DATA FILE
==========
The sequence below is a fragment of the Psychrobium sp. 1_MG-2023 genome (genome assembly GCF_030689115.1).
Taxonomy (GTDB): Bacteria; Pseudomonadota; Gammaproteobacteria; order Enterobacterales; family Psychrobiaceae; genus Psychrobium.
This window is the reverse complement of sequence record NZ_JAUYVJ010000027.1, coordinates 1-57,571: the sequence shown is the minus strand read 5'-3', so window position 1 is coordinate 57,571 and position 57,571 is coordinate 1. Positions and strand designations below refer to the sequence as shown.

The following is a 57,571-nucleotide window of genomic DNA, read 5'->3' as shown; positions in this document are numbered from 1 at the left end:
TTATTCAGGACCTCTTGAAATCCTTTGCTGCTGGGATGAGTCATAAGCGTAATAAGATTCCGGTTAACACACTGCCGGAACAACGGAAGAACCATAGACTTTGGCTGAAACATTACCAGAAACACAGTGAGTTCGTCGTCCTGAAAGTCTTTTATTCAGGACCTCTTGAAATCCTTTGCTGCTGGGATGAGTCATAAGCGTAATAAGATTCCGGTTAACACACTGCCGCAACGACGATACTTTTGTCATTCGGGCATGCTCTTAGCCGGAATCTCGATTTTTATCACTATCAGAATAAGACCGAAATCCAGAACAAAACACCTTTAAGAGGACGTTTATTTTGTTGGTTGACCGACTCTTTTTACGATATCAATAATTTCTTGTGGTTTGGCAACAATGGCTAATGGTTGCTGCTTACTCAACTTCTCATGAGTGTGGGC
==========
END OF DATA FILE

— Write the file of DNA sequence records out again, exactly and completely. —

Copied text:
The sequence below is a fragment of the Psychrobium sp. 1_MG-2023 genome (genome assembly GCF_030689115.1).
Taxonomy (GTDB): Bacteria; Pseudomonadota; Gammaproteobacteria; order Enterobacterales; family Psychrobiaceae; genus Psychrobium.
This window is the reverse complement of sequence record NZ_JAUYVJ010000027.1, coordinates 1-57,571: the sequence shown is the minus strand read 5'-3', so window position 1 is coordinate 57,571 and position 57,571 is coordinate 1. Positions and strand designations below refer to the sequence as shown.

The following is a 57,571-nucleotide window of genomic DNA, read 5'->3' as shown; positions in this document are numbered from 1 at the left end:
TTATTCAGGACCTCTTGAAATCCTTTGCTGCTGGGATGAGTCATAAGCGTAATAAGATTCCGGTTAACACACTGCCGGAACAACGGAAGAACCATAGACTTTGGCTGAAACATTACCAGAAACACAGTGAGTTCGTCGTCCTGAAAGTCTTTTATTCAGGACCTCTTGAAATCCTTTGCTGCTGGGATGAGTCATAAGCGTAATAAGATTCCGGTTAACACACTGCCGCAACGACGATACTTTTGTCATTCGGGCATGCTCTTAGCCGGAATCTCGATTTTTATCACTATCAGAATAAGACCGAAATCCAGAACAAAACACCTTTAAGAGGACGTTTATTTTGTTGGTTGACCGACTCTTTTTACGATATCAATAATTTCTTGTGGTTTGGCAACAATGGCTAATGGTTGCTGCTTACTCAACTTCTCATGAGTGTGGGC